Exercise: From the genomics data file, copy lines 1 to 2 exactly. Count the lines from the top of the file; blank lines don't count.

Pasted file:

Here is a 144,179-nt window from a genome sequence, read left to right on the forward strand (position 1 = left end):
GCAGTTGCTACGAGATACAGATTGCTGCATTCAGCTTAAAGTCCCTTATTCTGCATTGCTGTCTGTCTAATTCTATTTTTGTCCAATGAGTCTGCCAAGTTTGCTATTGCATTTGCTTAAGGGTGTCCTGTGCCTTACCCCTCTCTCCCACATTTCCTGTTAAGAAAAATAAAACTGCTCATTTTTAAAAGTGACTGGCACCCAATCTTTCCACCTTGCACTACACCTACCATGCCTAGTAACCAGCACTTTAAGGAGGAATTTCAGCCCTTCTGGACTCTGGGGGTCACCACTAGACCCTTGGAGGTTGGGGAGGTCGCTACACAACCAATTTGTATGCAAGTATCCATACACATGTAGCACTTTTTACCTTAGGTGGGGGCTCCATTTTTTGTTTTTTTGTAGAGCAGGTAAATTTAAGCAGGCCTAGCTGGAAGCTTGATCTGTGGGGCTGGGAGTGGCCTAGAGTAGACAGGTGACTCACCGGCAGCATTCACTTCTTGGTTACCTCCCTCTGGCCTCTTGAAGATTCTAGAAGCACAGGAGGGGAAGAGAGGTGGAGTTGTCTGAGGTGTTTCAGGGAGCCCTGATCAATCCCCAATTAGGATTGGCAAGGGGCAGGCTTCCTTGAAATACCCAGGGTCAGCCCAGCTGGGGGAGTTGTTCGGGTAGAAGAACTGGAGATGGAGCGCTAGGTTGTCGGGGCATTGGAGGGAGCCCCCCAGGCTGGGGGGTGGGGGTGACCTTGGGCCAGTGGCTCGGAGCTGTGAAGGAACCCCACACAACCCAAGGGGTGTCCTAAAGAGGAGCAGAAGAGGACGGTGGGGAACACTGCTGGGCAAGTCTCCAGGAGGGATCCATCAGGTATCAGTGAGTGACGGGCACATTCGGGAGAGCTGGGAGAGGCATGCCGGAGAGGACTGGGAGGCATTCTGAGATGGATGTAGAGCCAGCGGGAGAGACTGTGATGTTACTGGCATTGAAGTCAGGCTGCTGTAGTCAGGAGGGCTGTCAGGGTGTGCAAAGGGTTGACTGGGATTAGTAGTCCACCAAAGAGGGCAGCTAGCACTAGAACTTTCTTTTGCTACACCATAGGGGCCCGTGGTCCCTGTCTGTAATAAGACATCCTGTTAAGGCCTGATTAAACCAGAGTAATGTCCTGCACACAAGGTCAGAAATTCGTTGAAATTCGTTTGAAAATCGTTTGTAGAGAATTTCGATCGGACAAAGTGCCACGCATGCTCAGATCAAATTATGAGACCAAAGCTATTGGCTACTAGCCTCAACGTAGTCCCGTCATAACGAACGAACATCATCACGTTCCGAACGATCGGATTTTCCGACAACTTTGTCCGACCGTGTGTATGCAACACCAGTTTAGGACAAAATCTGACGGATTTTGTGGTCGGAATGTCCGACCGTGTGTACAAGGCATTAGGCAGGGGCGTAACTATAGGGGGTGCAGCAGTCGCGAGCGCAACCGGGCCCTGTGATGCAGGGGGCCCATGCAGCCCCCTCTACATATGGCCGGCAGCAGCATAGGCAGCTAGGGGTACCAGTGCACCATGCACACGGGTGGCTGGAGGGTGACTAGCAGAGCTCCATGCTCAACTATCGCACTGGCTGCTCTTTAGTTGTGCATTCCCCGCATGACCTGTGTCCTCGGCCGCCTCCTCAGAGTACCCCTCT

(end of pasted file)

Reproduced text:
Here is a 144,179-nt window from a genome sequence, read left to right on the forward strand (position 1 = left end):
GCAGTTGCTACGAGATACAGATTGCTGCATTCAGCTTAAAGTCCCTTATTCTGCATTGCTGTCTGTCTAATTCTATTTTTGTCCAATGAGTCTGCCAAGTTTGCTATTGCATTTGCTTAAGGGTGTCCTGTGCCTTACCCCTCTCTCCCACATTTCCTGTTAAGAAAAATAAAACTGCTCATTTTTAAAAGTGACTGGCACCCAATCTTTCCACCTTGCACTACACCTACCATGCCTAGTAACCAGCACTTTAAGGAGGAATTTCAGCCCTTCTGGACTCTGGGGGTCACCACTAGACCCTTGGAGGTTGGGGAGGTCGCTACACAACCAATTTGTATGCAAGTATCCATACACATGTAGCACTTTTTACCTTAGGTGGGGGCTCCATTTTTTGTTTTTTTGTAGAGCAGGTAAATTTAAGCAGGCCTAGCTGGAAGCTTGATCTGTGGGGCTGGGAGTGGCCTAGAGTAGACAGGTGACTCACCGGCAGCATTCACTTCTTGGTTACCTCCCTCTGGCCTCTTGAAGATTCTAGAAGCACAGGAGGGGAAGAGAGGTGGAGTTGTCTGAGGTGTTTCAGGGAGCCCTGATCAATCCCCAATTAGGATTGGCAAGGGGCAGGCTTCCTTGAAATACCCAGGGTCAGCCCAGCTGGGGGAGTTGTTCGGGTAGAAGAACTGGAGATGGAGCGCTAGGTTGTCGGGGCATTGGAGGGAGCCCCCCAGGCTGGGGGGTGGGGGTGACCTTGGGCCAGTGGCTCGGAGCTGTGAAGGAACCCCACACAACCCAAGGGGTGTCCTAAAGAGGAGCAGAAGAGGACGGTGGGGAACACTGCTGGGCAAGTCTCCAGGAGGGATCCATCAGGTATCAGTGAGTGACGGGCACATTCGGGAGAGCTGGGAGAGGCATGCCGGAGAGGACTGGGAGGCATTCTGAGATGGATGTAGAGCCAGCGGGAGAGACTGTGATGTTACTGGCATTGAAGTCAGGCTGCTGTAGTCAGGAGGGCTGTCAGGGTGTGCAAAGGGTTGACTGGGATTAGTAGTCCACCAAAGAGGGCAGCTAGCACTAGAACTTTCTTTTGCTACACCATAGGGGCCCGTGGTCCCTGTCTGTAATAAGACATCCTGTTAAGGCCTGATTAAACCAGAGTAATGTCCTGCACACAAGGTCAGAAATTCGTTGAAATTCGTTTGAAAATCGTTTGTAGAGAATTTCGATCGGACAAAGTGCCACGCATGCTCAGATCAAATTATGAGACCAAAGCTATTGGCTACTAGCCTCAACGTAGTCCCGTCATAACGAACGAACATCATCACGTTCCGAACGATCGGATTTTCCGACAACTTTGTCCGACCGTGTGTATGCAACACCAGTTTAGGACAAAATCTGACGGATTTTGTGGTCGGAATGTCCGACCGTGTGTACAAGGCATTAGGCAGGGGCGTAACTATAGGGGGTGCAGCAGTCGCGAGCGCAACCGGGCCCTGTGATGCAGGGGGCCCATGCAGCCCCCTCTACATATGGCCGGCAGCAGCATAGGCAGCTAGGGGTACCAGTGCACCATGCACACGGGTGGCTGGAGGGTGACTAGCAGAGCTCCATGCTCAACTATCGCACTGGCTGCTCTTTAGTTGTGCATTCCCCGCATGACCTGTGTCCTCGGCCGCCTCCTCAGAGTACCCCTCT